367 views

Why doesnt this violate 2nd law of thermodynamics?

Consider an ideal gas in a cylindrical container in a gravitational field, with a piston on top pushing down by gravity. The piston has some locking mechanism that locks it in place if it is displaced ...
2
votes
1answer
116 views

Volume quotient in Carnot-cycle

Problem: One kilomole of an ideal, monatomic gas undergoes a reversible Carnot-processes between temperatures 300 °C and 20 °C. The work done during one cycle is 1500 kJ. a) Find the ...
2
votes
0answers
240 views

Theoretical or experimental violations of the 2nd Law of Thermodynamics? [closed]

Theoretical challenges to the 2nd Law? What are some the theoretical challenges to the 2nd Law? (cf. Čápek, Vladislav, and Daniel P. Sheehan. Challenges to the Second Law of Thermodynamics: Theory ...
17
votes
3answers
463 views

Intuitive understanding of the entropy equation

In thermodynamics, entropy is defined as $ d S = \dfrac{\delta q_{\rm }}{T}$. This definition guarantees that heat will transfer from hot to cold, which is the second law of thermodynamics. But, why ...
10
votes
3answers
344 views

Intuitive understanding of the definition of entropy

In Wikipedia, the definition of entropy goes like this: $ d S = \dfrac{\delta q_{\rm }}{T}$. The literal interpretation of this equation is that some amount of heat transferred into a system, if the ...
3
votes
2answers
1k views

Are reversible adiabatic processes always isentropic?

If my understanding is correct, neither reversible nor adiabatic processes are necessarily isentropic. But are reversible adiabatic processes always isentropic?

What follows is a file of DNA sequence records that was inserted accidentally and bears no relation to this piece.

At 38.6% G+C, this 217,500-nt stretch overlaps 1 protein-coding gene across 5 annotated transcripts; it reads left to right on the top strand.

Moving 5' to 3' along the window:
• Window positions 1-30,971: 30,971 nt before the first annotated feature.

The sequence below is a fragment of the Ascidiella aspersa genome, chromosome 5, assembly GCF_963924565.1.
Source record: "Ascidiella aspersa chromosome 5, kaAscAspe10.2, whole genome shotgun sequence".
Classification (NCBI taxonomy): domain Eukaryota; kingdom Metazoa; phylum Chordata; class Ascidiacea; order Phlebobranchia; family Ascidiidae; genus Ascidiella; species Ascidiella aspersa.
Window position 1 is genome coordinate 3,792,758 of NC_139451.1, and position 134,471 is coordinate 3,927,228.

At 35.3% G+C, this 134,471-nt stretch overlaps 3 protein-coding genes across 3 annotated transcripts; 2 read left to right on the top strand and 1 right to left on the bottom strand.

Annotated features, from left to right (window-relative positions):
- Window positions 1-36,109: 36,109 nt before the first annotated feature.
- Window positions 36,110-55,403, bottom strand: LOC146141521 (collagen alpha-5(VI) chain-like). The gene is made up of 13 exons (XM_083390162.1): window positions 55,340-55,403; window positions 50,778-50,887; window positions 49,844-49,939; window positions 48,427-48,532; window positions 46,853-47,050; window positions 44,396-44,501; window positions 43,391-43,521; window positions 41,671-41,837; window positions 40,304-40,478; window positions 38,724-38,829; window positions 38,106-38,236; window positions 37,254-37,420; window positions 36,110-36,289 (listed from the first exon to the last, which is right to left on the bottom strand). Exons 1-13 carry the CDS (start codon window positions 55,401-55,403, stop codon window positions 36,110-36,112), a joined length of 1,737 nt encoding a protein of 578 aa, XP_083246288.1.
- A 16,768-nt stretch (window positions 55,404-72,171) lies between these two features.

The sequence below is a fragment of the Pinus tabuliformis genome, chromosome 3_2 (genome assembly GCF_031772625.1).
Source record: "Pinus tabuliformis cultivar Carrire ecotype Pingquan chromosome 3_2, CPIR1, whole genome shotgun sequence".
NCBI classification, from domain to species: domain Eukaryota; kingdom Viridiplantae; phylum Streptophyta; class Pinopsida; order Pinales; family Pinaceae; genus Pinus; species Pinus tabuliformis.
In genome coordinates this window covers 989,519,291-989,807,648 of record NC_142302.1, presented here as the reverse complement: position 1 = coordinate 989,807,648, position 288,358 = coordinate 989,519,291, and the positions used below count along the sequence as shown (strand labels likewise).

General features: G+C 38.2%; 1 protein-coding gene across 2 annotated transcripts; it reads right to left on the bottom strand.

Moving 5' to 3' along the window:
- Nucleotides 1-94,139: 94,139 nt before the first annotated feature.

15
votes
5answers
1k views

Why isn't absolute $0 K$ temperature possible?

So $T$ is defined as $$T = \left(\frac{\partial E}{\partial S}\right)$$ and $S$ is defined as $$S = k_B \ln \Omega$$ where $\Omega$ is the number of accessible states of the system for a given ...
8
votes
5answers
463 views

How do you prove the second law of thermodynamics from statistical mechanics?

How do you prove the second law of thermodynamics from statistical mechanics? To prove entropy will only increase with time? How to prove? Please guide.
3
votes
3answers
404 views

How does the entropy of an isolated system increase?

The change of entropy is defined $$\Delta S = \int \frac{dQ_\mathrm{rev}}{T}.$$ If a system is isolated the heat transfer between the system and the surroundings is zero ($dQ = 0$), thus $\Delta S = ...
0
votes
0answers
54 views

Is it correct to assume that a stretched rubber-band has negative entropy change?

If so, how could we express it in equations connecting S,T,Q? I was wondering if the net change is heat transfer was positive; Since we could feel the heat when it is stretched.
0
votes
0answers
90 views

Super cooled steam and entropy change

I was thinking about a situation where I have some super cooled steam which suddenly freezes to water.What are the entropy changes(positive or negative) for the system and the universe? My ...
3
votes
2answers
285 views

Is it possible for the entropy in an isolated system to decrease?

As far as I can tell, the concept of entropy is a purely statistical one. In my engineering thermodynamics course we were told that the second law of Thermodynamics states that "the entropy of an ...
2
votes
1answer
92 views

Does a universe experiencing “heat death” have a temperature?

As defined by Wikipedia: The heat death of the universe is a suggested ultimate fate of the universe in which the universe has diminished to a state of no thermodynamic free energy and ...